"They also helped me with the travelling the first opportunity I got was when three of the older students were going to a competition in Varna, in Bulgaria, and they invited me to join them in the contest not to compete but just to get a feel for the whole milieu so when I did later compete in big competitions it was easier for me to deal with as I knew what I needed to do. I try to absorb every bit of information from all my teachers because they have done it, and one little tip from one person can really help you in your career.”
Over the past year Emer has begun to make her mark in elite competitions and be noticed by leading companies. “Emer’s first competition was the American Grand Prix in Paris where she did remarkably well," says Regina. "Last November, Perm Ballet were in Dublin and Emer flew over from Brussels to do a class with them where they put her at the bar with their very best dancers and they were very impressed with her.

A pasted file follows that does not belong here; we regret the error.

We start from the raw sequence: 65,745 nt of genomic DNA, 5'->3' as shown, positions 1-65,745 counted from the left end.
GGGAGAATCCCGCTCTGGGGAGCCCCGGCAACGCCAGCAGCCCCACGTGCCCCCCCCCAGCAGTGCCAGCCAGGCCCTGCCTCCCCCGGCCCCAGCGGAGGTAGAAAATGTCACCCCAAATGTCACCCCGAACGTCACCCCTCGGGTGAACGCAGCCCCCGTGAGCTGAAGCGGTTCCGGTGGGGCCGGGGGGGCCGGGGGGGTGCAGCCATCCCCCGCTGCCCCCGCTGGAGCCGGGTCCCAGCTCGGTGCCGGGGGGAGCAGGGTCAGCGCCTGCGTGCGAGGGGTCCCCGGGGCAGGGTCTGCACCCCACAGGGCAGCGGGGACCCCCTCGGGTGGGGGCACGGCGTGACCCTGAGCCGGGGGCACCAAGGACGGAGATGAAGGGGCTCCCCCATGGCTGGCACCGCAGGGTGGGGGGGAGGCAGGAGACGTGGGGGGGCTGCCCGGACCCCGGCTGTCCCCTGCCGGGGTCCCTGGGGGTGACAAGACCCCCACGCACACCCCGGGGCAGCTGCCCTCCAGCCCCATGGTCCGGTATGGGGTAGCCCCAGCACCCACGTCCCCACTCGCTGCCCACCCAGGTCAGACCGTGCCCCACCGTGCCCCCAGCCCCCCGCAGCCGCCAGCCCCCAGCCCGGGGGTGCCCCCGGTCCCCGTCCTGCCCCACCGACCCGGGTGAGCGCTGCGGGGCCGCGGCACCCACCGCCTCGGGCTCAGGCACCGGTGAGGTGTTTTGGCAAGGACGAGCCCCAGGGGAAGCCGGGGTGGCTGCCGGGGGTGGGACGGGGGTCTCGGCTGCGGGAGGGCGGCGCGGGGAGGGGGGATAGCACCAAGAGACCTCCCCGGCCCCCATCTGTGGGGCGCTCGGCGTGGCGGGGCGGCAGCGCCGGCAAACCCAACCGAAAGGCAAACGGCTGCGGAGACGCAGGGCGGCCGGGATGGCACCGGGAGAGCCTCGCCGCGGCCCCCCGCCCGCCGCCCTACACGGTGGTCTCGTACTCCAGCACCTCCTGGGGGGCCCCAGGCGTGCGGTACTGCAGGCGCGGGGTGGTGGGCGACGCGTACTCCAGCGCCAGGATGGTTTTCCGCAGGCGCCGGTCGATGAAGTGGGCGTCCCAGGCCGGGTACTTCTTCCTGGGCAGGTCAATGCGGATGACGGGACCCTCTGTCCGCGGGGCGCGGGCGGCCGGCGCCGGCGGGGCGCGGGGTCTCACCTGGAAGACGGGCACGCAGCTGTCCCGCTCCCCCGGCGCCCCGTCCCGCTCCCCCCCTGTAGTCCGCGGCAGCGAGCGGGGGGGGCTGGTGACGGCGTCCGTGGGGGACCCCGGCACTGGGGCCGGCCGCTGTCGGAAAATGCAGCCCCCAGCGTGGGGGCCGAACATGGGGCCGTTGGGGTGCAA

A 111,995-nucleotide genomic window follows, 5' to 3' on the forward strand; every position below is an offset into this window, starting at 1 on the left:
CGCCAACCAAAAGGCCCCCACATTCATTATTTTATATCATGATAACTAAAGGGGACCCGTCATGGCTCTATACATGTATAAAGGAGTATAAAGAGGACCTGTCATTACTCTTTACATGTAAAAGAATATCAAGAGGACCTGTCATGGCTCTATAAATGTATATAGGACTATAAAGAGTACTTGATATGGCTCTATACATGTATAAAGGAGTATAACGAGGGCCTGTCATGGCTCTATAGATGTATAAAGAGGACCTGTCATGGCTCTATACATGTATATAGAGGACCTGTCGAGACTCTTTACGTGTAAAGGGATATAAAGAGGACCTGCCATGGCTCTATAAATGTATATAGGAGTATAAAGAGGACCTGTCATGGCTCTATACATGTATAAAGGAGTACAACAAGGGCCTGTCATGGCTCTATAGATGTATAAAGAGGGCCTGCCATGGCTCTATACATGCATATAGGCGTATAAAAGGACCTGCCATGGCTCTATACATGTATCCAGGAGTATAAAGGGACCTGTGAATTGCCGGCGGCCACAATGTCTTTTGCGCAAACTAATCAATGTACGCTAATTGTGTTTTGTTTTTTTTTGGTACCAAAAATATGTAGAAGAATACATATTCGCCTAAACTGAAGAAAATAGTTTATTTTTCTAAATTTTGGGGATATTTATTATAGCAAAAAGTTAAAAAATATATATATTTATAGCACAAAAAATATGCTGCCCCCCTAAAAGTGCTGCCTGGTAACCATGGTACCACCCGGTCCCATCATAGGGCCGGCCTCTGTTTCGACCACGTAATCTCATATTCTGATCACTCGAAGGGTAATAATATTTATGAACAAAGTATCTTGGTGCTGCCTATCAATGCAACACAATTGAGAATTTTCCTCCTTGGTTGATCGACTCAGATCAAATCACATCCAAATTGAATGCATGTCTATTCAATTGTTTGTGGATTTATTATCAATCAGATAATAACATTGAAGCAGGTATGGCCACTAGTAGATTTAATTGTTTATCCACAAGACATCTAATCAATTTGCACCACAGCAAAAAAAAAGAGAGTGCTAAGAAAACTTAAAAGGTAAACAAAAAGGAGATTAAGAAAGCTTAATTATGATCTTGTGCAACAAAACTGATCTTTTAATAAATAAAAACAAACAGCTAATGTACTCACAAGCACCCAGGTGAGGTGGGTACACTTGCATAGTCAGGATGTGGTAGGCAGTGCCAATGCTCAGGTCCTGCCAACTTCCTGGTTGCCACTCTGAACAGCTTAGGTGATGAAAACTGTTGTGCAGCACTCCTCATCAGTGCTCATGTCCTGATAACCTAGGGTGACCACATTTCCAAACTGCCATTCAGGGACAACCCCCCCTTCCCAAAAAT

She also went to Kiev for a very prestigious competition with 120 dancers from all over the world. In the first round alone 80 were eliminated. It was for dancers aged 15-25 and Emer, then just 16, was competing with Russian-trained professional dancers. Its main sponsor, Tokishisho Takahashi, awarded Emer a special prize. He also sponsors Perm, the Bolshoi, and others and was in touch with her just two weeks ago to invite Emer and her coach to St Petersburg to take a class with the Marinsky Ballet.”